Two trees have been the source of recent concern on our small horse farm. One was a stately old American tulip poplar which had grown to over eighty feet in height. It occupied a prominent place between the house and the barn, providing late morning shade for the barn and late afternoon shade for the house. The second tree was a tall pine which leaned, in a lovely picturesque fashion, over the fence and extended well out into the pasture.
Until it died, the leafy branches of the tulip poplar provided a shady umbrella under which one might catch a cooling breeze on hot summer days. No one seems able to pinpoint exactly when the poplar tree died; we only know it did not fully leaf out this past spring.
“It looks like this tree got hit by lightening”, my husband said one summer day as we looked up through the many bare limbs.
“But where did the lightening hit it,” I wondered as I circled the tree base looking for evidence of a strike on some branch.
“Who knows?”, he said, “but to avoid hitting the barn or house or tack and grain shed, we’ll need a professional tree service to fell this tree.”
Days stretched into weeks and the weeks became months during which one or the other of us would periodically say, “we need to call a professional to remove that tree before those large branches fall and damage something.”
* * *
It was about 5:15 on a rather windy Sunday morning that we were suddenly awakened by the sound of an unusual thump outside the window. “What in the world was that?” my husband whispered as he stumbled out of bed and hurried to the window to look outside. “Come here and look at this!”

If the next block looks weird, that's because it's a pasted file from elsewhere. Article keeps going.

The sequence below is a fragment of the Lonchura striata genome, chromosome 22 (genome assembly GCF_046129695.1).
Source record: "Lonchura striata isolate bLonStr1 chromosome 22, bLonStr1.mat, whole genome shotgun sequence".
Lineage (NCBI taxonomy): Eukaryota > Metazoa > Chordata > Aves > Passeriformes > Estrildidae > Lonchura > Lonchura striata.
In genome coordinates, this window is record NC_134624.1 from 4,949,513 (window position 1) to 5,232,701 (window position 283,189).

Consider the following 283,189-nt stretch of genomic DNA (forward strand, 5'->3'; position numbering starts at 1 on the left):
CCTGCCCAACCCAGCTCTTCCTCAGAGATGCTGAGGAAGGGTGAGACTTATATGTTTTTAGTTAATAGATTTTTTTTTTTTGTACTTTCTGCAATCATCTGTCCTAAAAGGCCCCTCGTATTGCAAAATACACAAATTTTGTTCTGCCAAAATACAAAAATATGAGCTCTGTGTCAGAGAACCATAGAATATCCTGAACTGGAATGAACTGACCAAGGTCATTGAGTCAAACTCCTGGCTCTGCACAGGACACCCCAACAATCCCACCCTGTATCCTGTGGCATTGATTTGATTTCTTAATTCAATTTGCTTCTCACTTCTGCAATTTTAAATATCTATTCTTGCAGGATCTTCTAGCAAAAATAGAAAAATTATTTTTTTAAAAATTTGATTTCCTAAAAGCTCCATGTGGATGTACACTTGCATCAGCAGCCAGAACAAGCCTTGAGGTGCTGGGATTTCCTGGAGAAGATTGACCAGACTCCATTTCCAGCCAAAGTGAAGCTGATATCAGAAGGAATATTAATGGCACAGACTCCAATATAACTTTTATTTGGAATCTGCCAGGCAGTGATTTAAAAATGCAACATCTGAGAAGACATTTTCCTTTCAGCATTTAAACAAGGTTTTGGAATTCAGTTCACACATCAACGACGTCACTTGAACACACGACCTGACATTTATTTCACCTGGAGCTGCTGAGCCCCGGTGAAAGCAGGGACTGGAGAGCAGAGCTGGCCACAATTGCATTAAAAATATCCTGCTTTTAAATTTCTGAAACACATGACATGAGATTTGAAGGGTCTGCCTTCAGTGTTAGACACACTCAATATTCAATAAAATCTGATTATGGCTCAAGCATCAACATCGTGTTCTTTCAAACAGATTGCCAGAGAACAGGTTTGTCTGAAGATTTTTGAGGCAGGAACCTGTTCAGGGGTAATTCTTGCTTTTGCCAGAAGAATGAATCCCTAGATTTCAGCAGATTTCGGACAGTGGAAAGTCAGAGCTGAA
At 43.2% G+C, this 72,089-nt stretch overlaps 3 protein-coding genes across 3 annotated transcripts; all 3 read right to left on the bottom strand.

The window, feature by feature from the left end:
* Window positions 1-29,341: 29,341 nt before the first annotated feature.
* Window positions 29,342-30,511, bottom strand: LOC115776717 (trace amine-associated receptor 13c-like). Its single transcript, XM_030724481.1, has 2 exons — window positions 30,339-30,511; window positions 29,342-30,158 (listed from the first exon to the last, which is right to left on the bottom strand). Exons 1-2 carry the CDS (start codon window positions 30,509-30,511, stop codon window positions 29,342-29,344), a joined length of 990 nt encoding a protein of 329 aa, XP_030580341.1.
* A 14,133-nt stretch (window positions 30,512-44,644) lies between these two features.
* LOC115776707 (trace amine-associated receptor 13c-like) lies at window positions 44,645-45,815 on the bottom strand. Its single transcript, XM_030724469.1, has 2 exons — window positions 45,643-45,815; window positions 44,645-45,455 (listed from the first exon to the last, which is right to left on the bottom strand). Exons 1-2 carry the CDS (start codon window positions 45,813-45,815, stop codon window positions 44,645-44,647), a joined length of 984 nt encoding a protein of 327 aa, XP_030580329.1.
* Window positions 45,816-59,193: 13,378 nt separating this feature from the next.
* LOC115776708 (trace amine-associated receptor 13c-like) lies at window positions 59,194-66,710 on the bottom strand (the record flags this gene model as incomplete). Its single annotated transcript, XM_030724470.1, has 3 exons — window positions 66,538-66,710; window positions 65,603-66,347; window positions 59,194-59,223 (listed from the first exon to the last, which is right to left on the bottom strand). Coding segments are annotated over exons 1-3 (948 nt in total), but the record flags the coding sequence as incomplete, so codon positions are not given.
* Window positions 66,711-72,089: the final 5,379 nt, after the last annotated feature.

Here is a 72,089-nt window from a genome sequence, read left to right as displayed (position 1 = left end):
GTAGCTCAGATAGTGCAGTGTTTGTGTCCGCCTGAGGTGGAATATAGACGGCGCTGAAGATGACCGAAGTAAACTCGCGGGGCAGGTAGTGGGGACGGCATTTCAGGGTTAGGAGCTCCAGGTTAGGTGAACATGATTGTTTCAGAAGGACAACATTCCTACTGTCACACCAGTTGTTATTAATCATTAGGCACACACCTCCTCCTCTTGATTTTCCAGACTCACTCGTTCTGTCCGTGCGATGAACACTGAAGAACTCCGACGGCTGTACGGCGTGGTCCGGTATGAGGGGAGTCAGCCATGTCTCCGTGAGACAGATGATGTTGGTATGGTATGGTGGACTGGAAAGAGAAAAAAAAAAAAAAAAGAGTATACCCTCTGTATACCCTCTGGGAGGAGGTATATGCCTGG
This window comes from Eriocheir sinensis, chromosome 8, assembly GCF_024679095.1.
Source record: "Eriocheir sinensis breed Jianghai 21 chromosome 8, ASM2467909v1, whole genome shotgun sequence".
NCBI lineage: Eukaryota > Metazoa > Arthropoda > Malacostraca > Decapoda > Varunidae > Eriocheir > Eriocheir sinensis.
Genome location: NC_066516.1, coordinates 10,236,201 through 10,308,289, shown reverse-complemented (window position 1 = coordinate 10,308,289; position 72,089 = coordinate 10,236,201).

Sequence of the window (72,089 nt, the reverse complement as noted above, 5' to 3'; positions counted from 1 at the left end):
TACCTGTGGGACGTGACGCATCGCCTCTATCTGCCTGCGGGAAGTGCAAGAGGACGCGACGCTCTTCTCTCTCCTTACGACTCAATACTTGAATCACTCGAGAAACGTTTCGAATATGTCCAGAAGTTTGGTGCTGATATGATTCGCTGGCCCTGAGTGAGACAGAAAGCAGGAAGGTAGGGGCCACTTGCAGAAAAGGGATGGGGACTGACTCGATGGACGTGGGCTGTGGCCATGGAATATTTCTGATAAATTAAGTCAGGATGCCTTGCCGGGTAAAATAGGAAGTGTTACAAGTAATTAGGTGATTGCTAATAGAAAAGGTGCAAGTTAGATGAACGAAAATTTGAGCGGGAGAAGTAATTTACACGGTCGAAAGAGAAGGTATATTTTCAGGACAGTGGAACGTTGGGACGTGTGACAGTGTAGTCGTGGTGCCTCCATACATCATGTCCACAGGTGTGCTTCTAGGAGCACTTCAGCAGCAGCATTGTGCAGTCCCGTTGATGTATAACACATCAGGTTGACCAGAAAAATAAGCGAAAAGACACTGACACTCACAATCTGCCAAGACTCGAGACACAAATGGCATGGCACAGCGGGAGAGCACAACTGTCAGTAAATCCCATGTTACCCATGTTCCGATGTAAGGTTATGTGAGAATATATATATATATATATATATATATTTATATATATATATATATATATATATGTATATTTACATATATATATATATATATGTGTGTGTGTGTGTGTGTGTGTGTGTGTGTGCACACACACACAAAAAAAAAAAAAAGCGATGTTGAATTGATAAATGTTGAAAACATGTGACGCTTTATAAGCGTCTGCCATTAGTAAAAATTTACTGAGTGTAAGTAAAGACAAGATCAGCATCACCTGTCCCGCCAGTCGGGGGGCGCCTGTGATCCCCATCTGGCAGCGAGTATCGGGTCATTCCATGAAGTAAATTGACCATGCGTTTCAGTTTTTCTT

Laying in the only place that tree could have been felled without damaging any farm structure was the eighty foot American tulip poplar.
“The placement is absolutely perfect,” he said as we looked out the window at the now shattered and splintered branches of the uprooted tree. “It looks as if a Divine hand guided that tree down.”
“It’s really a miracle,” I said, thinking of how only a few moments ago we had been in bed asleep on one side of the tree and the horses enclosed in their barn stalls on the other side of the tree. I felt blessed that God had spared us and our horses, even as we slept. For several moments we both stood there in silence, staring out the window at what had been a more imminently dangerous situation than we realized.
Finally my husband broke the silence with, “we’ll need to call a professional tree service to remove that tree.”
“And while they are here,” I reasoned, “let’s have them remove that pine tree that’s already half uprooted and leaning over the fence. In the event of a heavy snow fall or strong winds, it can only fall in one place – on the fencing. “
* * *
The shattered limbs of the poplar have now found their way to a mulch making operation across town. The huge poplar tree trunk might get recycled into lumber or furniture. I like to think perhaps that poplar wood could become part of a grand organ where poplar wood is often used or maybe it will become the pages of some fine book.
On our small farm, one miracle has far exceeded expectations for safety so the leaning pine tree has now been felled and its branches shredded BEFORE it gets the chance to take down the fence which would then allow two very cherished and highly adventurous Haflinger horses to gallop off in search of greener pastures.
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